Tuesday, December 6, 2016

Grammar--A Boring Necessity


Grammar--A Boring Necessity

Poor Yoda.... English grammar, difficult it is...:

This is a post written several years ago, but it's still pertinent today. I am adding one more paragraph at the bottom (in red) about a grammar situation, yes, situation that irks me. 

Grammar! We plow through it in grade school and high school. We're expected to know it well by the time we hit our college campus, and as writers, we are held to the highest expectations in using proper grammar. But as much as we'd like to be viewed as perfect, few of us can accept the award for 100% correct grammar in every piece we write. 

That said, I'd like to see writers reach the A level if not the A+ the majority of the time. I didn't mind studying grammar in school. In fact, I rather enjoyed it. My love of words was formed early in my life. I knew kids who absolutely detested the grammar part of English classes. I liked learning the rules and using them. Maybe it's because I'm an organized person and it allowed me to keep things as should be.

Now, many decades later, I get truly irritated when I see poor grammar in public places like written words on a TV screen, or an advertisement, or a story/essay/article written and published with glaring grammatical errors. 

I've seen the misuse of your and you're over and over again. It's beyond me that people do not readily see that  you're is a contraction of you are  and your shows possession, such as your mother, your sweater, your passion. It seems so simple, and yet it is mixed-up by an amazing number of people. 

Affect and effect are two more words that are often misused. The easiest way to remember the correct way is that affect is a verb and effect is a noun. So, Age affects the ability to think clearly. and The effects of age can slow us down considerably.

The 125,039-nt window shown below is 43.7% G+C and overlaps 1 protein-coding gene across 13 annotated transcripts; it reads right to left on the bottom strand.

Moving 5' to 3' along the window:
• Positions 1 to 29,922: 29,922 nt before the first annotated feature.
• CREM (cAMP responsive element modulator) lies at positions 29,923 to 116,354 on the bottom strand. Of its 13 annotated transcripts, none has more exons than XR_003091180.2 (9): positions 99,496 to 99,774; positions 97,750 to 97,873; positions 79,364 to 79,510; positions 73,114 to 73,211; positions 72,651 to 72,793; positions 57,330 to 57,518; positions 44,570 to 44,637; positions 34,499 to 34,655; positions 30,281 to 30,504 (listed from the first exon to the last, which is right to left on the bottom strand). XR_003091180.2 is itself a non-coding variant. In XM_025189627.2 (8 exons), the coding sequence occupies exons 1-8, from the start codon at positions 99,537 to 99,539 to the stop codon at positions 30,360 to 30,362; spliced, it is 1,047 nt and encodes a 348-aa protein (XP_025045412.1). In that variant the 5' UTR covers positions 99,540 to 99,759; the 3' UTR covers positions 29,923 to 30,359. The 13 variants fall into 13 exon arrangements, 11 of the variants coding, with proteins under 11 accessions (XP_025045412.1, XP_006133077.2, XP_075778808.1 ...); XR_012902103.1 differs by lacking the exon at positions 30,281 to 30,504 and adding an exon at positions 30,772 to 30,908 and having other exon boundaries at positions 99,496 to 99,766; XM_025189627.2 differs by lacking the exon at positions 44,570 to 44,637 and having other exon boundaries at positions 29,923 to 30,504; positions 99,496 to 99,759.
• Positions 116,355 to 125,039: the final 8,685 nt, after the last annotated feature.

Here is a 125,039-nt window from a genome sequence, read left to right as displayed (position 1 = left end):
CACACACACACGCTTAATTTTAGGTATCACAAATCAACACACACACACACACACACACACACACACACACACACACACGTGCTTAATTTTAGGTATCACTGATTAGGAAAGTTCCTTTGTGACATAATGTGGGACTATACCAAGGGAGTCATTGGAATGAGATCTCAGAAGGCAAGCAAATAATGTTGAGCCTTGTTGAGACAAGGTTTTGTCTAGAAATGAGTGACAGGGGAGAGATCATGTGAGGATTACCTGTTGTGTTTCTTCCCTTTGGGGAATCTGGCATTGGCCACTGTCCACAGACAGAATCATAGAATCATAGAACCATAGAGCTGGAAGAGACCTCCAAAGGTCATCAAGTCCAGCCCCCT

Many confuse they're and their. Again, they're is a contraction of they are while their is a possessive. I heard they're going to the concert tonight to see their daughter perform.

Grammar sometimes seems boring, but I deem it one of life's boring necessities. Pay attention to the little things like this when you write.

It has become quite common among our younger generations to abuse one particular grammar rule. When using a compound subject including a pronoun, it is correct to say: 
    John and I hurried through the gate to find our seats before the game started.
Today, we more often hear a sentence like this instead:
     Me and John hurried through the gate to find our seats before the game started.
I hear it over and over again from young people and even, not-so-young, people. Remember two things:
1. Never begin a sentence like this with the pronoun 'me', or most other pronouns. 
2.  Never use 'me' instead of 'I' in the subject part of the sentence. 

Once we begin to use poor grammar, it becomes a habit. It's a habit that is difficult to break. The other night, a network news anchor used the "Me and _____ want to wish you a happy holiday season."  What are university English professors doing to correct this poor grammar habit? 

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